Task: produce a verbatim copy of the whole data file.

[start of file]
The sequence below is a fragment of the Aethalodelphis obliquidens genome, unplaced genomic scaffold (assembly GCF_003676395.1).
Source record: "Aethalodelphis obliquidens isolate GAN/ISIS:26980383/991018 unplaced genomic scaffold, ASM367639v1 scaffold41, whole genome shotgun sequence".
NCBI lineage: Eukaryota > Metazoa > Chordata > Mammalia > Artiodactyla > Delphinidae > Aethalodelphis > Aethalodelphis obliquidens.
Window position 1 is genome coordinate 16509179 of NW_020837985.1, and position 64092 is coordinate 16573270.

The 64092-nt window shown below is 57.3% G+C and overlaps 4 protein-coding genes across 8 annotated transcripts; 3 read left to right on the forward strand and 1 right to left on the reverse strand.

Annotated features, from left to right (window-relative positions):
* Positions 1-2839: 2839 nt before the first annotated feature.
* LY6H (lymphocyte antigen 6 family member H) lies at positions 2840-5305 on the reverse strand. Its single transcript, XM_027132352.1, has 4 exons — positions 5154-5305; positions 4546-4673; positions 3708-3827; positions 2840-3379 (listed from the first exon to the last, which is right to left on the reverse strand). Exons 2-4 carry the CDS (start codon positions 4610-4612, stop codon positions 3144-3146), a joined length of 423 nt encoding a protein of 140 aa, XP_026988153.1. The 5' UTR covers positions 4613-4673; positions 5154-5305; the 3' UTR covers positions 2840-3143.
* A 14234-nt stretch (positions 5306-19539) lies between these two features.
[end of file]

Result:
The sequence below is a fragment of the Aethalodelphis obliquidens genome, unplaced genomic scaffold (assembly GCF_003676395.1).
Source record: "Aethalodelphis obliquidens isolate GAN/ISIS:26980383/991018 unplaced genomic scaffold, ASM367639v1 scaffold41, whole genome shotgun sequence".
NCBI lineage: Eukaryota > Metazoa > Chordata > Mammalia > Artiodactyla > Delphinidae > Aethalodelphis > Aethalodelphis obliquidens.
Window position 1 is genome coordinate 16509179 of NW_020837985.1, and position 64092 is coordinate 16573270.

The 64092-nt window shown below is 57.3% G+C and overlaps 4 protein-coding genes across 8 annotated transcripts; 3 read left to right on the forward strand and 1 right to left on the reverse strand.

Annotated features, from left to right (window-relative positions):
* Positions 1-2839: 2839 nt before the first annotated feature.
* LY6H (lymphocyte antigen 6 family member H) lies at positions 2840-5305 on the reverse strand. Its single transcript, XM_027132352.1, has 4 exons — positions 5154-5305; positions 4546-4673; positions 3708-3827; positions 2840-3379 (listed from the first exon to the last, which is right to left on the reverse strand). Exons 2-4 carry the CDS (start codon positions 4610-4612, stop codon positions 3144-3146), a joined length of 423 nt encoding a protein of 140 aa, XP_026988153.1. The 5' UTR covers positions 4613-4673; positions 5154-5305; the 3' UTR covers positions 2840-3143.
* A 14234-nt stretch (positions 5306-19539) lies between these two features.